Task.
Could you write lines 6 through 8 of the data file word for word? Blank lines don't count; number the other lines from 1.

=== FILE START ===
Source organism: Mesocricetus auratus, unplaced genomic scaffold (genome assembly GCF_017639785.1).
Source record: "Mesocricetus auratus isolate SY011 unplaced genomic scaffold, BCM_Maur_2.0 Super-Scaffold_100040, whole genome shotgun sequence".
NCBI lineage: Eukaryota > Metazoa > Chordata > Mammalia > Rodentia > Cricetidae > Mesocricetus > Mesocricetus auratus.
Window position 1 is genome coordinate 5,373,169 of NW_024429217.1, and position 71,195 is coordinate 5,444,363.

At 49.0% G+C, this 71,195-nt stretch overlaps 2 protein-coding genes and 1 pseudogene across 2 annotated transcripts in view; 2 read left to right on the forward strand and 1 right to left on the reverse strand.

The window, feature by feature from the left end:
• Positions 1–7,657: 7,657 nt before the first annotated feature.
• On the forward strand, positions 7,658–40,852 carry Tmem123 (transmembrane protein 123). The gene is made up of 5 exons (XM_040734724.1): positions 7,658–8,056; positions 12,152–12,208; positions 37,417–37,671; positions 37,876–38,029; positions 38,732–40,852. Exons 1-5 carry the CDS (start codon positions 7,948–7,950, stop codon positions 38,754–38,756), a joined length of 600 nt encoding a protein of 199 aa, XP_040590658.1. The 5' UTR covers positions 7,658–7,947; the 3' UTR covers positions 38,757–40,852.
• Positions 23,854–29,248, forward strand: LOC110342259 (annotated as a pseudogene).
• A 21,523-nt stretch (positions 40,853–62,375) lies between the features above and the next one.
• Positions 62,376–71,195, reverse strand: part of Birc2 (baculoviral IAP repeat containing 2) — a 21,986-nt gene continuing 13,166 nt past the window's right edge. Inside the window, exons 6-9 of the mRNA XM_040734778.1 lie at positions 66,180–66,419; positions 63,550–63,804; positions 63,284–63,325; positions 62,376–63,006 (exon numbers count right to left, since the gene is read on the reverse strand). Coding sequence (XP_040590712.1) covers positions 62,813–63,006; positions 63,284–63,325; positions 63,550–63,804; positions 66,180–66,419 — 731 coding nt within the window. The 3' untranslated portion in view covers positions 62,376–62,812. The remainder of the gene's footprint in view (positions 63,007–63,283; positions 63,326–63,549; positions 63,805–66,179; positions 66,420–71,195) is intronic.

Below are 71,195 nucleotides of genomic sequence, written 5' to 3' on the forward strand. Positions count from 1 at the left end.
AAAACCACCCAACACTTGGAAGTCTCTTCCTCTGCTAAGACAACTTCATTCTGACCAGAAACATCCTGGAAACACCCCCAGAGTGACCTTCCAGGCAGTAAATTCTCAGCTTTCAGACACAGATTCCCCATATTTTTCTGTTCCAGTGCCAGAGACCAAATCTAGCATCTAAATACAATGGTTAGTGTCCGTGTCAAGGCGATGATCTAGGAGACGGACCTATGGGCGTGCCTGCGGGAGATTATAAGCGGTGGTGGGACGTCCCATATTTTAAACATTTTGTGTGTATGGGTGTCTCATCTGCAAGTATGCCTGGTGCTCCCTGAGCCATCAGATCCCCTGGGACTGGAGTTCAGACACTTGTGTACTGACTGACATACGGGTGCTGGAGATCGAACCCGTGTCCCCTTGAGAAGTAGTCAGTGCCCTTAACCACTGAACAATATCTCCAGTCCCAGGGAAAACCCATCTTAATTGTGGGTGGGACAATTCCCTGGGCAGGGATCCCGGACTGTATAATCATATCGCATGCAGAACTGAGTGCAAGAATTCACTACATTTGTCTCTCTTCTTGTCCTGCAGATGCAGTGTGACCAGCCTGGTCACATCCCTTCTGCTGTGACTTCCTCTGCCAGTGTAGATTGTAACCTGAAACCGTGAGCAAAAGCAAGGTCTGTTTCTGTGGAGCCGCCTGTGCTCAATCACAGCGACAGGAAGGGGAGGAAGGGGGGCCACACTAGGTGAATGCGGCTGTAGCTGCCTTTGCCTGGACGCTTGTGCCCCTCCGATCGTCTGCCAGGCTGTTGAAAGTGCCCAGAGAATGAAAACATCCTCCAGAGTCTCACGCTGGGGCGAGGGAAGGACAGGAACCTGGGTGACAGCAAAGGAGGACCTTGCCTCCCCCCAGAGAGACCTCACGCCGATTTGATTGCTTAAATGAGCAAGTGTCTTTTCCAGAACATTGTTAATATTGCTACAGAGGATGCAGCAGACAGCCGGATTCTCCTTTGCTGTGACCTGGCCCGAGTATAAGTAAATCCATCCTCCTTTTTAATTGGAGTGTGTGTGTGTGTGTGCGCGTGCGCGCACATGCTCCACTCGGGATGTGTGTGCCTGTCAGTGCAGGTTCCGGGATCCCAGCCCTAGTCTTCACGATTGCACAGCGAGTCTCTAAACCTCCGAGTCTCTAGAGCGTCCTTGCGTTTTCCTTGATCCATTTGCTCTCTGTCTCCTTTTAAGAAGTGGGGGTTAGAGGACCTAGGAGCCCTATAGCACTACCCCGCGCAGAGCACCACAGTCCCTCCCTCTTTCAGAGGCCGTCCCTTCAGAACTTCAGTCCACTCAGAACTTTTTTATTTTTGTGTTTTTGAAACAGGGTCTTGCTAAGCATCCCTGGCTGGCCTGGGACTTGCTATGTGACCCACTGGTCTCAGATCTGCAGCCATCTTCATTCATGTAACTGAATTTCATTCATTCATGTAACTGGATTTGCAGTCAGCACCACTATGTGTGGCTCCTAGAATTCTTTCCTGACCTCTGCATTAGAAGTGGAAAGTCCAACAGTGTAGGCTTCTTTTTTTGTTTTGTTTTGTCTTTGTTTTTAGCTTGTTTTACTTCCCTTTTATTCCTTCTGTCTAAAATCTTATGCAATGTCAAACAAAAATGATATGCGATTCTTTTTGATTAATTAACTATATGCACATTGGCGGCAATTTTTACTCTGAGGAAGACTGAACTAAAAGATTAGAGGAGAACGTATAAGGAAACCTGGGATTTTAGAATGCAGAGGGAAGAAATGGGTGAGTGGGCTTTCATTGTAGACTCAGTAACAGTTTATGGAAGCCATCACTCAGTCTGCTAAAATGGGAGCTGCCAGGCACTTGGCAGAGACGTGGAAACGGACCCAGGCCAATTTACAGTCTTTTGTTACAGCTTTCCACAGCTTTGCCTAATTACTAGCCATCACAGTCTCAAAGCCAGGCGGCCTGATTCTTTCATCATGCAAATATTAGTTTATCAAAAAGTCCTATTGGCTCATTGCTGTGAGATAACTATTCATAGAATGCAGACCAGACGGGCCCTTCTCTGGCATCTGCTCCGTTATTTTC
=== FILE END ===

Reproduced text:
The window, feature by feature from the left end:
• Positions 1–7,657: 7,657 nt before the first annotated feature.
• On the forward strand, positions 7,658–40,852 carry Tmem123 (transmembrane protein 123). The gene is made up of 5 exons (XM_040734724.1): positions 7,658–8,056; positions 12,152–12,208; positions 37,417–37,671; positions 37,876–38,029; positions 38,732–40,852. Exons 1-5 carry the CDS (start codon positions 7,948–7,950, stop codon positions 38,754–38,756), a joined length of 600 nt encoding a protein of 199 aa, XP_040590658.1. The 5' UTR covers positions 7,658–7,947; the 3' UTR covers positions 38,757–40,852.